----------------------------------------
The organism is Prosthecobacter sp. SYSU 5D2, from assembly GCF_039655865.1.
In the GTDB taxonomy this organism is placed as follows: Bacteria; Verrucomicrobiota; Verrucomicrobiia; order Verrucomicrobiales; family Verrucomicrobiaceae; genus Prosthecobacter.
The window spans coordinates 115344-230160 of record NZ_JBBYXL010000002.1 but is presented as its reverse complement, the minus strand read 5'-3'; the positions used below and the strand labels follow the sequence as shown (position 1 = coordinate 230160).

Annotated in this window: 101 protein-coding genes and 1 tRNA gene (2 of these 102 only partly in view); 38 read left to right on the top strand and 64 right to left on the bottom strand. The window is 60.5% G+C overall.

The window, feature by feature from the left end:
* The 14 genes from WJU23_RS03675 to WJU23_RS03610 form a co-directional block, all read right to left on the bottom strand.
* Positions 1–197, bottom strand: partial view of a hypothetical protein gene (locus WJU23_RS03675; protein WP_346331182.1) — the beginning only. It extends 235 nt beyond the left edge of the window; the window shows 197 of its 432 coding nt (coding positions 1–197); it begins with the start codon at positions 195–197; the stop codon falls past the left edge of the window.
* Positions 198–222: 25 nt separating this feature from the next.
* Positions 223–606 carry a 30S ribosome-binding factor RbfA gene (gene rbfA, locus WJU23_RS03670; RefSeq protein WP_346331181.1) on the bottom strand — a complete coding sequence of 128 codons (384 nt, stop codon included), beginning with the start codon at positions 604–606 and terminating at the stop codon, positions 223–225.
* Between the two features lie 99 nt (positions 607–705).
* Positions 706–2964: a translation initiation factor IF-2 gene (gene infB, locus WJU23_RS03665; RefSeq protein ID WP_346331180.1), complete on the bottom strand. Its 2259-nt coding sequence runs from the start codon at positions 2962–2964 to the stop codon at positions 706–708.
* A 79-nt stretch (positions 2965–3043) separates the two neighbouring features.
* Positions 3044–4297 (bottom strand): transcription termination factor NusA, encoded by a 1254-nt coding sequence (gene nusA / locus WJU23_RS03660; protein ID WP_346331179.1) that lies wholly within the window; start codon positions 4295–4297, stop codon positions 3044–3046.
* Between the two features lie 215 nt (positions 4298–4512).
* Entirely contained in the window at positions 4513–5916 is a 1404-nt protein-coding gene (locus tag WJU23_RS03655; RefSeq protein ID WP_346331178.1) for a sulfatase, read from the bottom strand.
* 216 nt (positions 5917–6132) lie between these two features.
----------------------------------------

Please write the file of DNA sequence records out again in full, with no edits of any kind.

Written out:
The organism is Prosthecobacter sp. SYSU 5D2, from assembly GCF_039655865.1.
In the GTDB taxonomy this organism is placed as follows: Bacteria; Verrucomicrobiota; Verrucomicrobiia; order Verrucomicrobiales; family Verrucomicrobiaceae; genus Prosthecobacter.
The window spans coordinates 115344-230160 of record NZ_JBBYXL010000002.1 but is presented as its reverse complement, the minus strand read 5'-3'; the positions used below and the strand labels follow the sequence as shown (position 1 = coordinate 230160).

Annotated in this window: 101 protein-coding genes and 1 tRNA gene (2 of these 102 only partly in view); 38 read left to right on the top strand and 64 right to left on the bottom strand. The window is 60.5% G+C overall.

The window, feature by feature from the left end:
* The 14 genes from WJU23_RS03675 to WJU23_RS03610 form a co-directional block, all read right to left on the bottom strand.
* Positions 1–197, bottom strand: partial view of a hypothetical protein gene (locus WJU23_RS03675; protein WP_346331182.1) — the beginning only. It extends 235 nt beyond the left edge of the window; the window shows 197 of its 432 coding nt (coding positions 1–197); it begins with the start codon at positions 195–197; the stop codon falls past the left edge of the window.
* Positions 198–222: 25 nt separating this feature from the next.
* Positions 223–606 carry a 30S ribosome-binding factor RbfA gene (gene rbfA, locus WJU23_RS03670; RefSeq protein WP_346331181.1) on the bottom strand — a complete coding sequence of 128 codons (384 nt, stop codon included), beginning with the start codon at positions 604–606 and terminating at the stop codon, positions 223–225.
* Between the two features lie 99 nt (positions 607–705).
* Positions 706–2964: a translation initiation factor IF-2 gene (gene infB, locus WJU23_RS03665; RefSeq protein ID WP_346331180.1), complete on the bottom strand. Its 2259-nt coding sequence runs from the start codon at positions 2962–2964 to the stop codon at positions 706–708.
* A 79-nt stretch (positions 2965–3043) separates the two neighbouring features.
* Positions 3044–4297 (bottom strand): transcription termination factor NusA, encoded by a 1254-nt coding sequence (gene nusA / locus WJU23_RS03660; protein ID WP_346331179.1) that lies wholly within the window; start codon positions 4295–4297, stop codon positions 3044–3046.
* Between the two features lie 215 nt (positions 4298–4512).
* Entirely contained in the window at positions 4513–5916 is a 1404-nt protein-coding gene (locus tag WJU23_RS03655; RefSeq protein ID WP_346331178.1) for a sulfatase, read from the bottom strand.
* 216 nt (positions 5917–6132) lie between these two features.